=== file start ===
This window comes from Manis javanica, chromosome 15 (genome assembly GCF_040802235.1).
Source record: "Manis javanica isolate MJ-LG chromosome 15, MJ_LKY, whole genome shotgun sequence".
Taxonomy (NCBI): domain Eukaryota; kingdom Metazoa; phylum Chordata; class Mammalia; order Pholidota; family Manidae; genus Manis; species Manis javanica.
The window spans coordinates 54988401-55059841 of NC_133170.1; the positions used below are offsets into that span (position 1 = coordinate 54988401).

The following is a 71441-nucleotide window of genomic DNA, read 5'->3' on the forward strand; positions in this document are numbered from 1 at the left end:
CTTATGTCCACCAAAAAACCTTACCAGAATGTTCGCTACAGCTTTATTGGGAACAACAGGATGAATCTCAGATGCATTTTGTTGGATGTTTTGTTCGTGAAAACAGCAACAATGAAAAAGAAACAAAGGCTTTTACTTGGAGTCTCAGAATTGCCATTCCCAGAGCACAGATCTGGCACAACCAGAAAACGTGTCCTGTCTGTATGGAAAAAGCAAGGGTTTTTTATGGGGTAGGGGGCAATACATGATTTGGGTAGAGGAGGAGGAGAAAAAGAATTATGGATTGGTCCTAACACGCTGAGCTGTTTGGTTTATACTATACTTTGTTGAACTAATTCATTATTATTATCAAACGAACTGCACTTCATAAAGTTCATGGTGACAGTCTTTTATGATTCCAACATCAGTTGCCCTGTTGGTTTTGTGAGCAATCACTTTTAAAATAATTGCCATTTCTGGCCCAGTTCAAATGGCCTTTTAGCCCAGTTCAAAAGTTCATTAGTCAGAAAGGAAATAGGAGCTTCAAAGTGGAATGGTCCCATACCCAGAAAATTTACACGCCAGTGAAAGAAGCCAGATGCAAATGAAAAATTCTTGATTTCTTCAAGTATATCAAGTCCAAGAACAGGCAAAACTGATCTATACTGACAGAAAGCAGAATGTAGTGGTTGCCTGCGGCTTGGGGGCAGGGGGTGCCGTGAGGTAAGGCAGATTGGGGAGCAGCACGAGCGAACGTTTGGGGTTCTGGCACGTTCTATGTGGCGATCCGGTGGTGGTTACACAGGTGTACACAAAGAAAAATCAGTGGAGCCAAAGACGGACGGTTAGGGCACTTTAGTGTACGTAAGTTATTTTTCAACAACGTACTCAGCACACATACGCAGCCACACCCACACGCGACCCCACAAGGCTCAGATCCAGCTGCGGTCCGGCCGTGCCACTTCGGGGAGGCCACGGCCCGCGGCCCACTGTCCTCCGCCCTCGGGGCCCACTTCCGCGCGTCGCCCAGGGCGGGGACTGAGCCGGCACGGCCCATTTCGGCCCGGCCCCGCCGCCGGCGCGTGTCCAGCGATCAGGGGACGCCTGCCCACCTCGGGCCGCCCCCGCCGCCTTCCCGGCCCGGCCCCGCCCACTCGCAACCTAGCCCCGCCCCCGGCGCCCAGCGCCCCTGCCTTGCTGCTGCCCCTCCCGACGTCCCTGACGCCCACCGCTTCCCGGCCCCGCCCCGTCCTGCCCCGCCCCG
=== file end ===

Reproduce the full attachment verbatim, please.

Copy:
This window comes from Manis javanica, chromosome 15 (genome assembly GCF_040802235.1).
Source record: "Manis javanica isolate MJ-LG chromosome 15, MJ_LKY, whole genome shotgun sequence".
Taxonomy (NCBI): domain Eukaryota; kingdom Metazoa; phylum Chordata; class Mammalia; order Pholidota; family Manidae; genus Manis; species Manis javanica.
The window spans coordinates 54988401-55059841 of NC_133170.1; the positions used below are offsets into that span (position 1 = coordinate 54988401).

The following is a 71441-nucleotide window of genomic DNA, read 5'->3' on the forward strand; positions in this document are numbered from 1 at the left end:
CTTATGTCCACCAAAAAACCTTACCAGAATGTTCGCTACAGCTTTATTGGGAACAACAGGATGAATCTCAGATGCATTTTGTTGGATGTTTTGTTCGTGAAAACAGCAACAATGAAAAAGAAACAAAGGCTTTTACTTGGAGTCTCAGAATTGCCATTCCCAGAGCACAGATCTGGCACAACCAGAAAACGTGTCCTGTCTGTATGGAAAAAGCAAGGGTTTTTTATGGGGTAGGGGGCAATACATGATTTGGGTAGAGGAGGAGGAGAAAAAGAATTATGGATTGGTCCTAACACGCTGAGCTGTTTGGTTTATACTATACTTTGTTGAACTAATTCATTATTATTATCAAACGAACTGCACTTCATAAAGTTCATGGTGACAGTCTTTTATGATTCCAACATCAGTTGCCCTGTTGGTTTTGTGAGCAATCACTTTTAAAATAATTGCCATTTCTGGCCCAGTTCAAATGGCCTTTTAGCCCAGTTCAAAAGTTCATTAGTCAGAAAGGAAATAGGAGCTTCAAAGTGGAATGGTCCCATACCCAGAAAATTTACACGCCAGTGAAAGAAGCCAGATGCAAATGAAAAATTCTTGATTTCTTCAAGTATATCAAGTCCAAGAACAGGCAAAACTGATCTATACTGACAGAAAGCAGAATGTAGTGGTTGCCTGCGGCTTGGGGGCAGGGGGTGCCGTGAGGTAAGGCAGATTGGGGAGCAGCACGAGCGAACGTTTGGGGTTCTGGCACGTTCTATGTGGCGATCCGGTGGTGGTTACACAGGTGTACACAAAGAAAAATCAGTGGAGCCAAAGACGGACGGTTAGGGCACTTTAGTGTACGTAAGTTATTTTTCAACAACGTACTCAGCACACATACGCAGCCACACCCACACGCGACCCCACAAGGCTCAGATCCAGCTGCGGTCCGGCCGTGCCACTTCGGGGAGGCCACGGCCCGCGGCCCACTGTCCTCCGCCCTCGGGGCCCACTTCCGCGCGTCGCCCAGGGCGGGGACTGAGCCGGCACGGCCCATTTCGGCCCGGCCCCGCCGCCGGCGCGTGTCCAGCGATCAGGGGACGCCTGCCCACCTCGGGCCGCCCCCGCCGCCTTCCCGGCCCGGCCCCGCCCACTCGCAACCTAGCCCCGCCCCCGGCGCCCAGCGCCCCTGCCTTGCTGCTGCCCCTCCCGACGTCCCTGACGCCCACCGCTTCCCGGCCCCGCCCCGTCCTGCCCCGCCCCG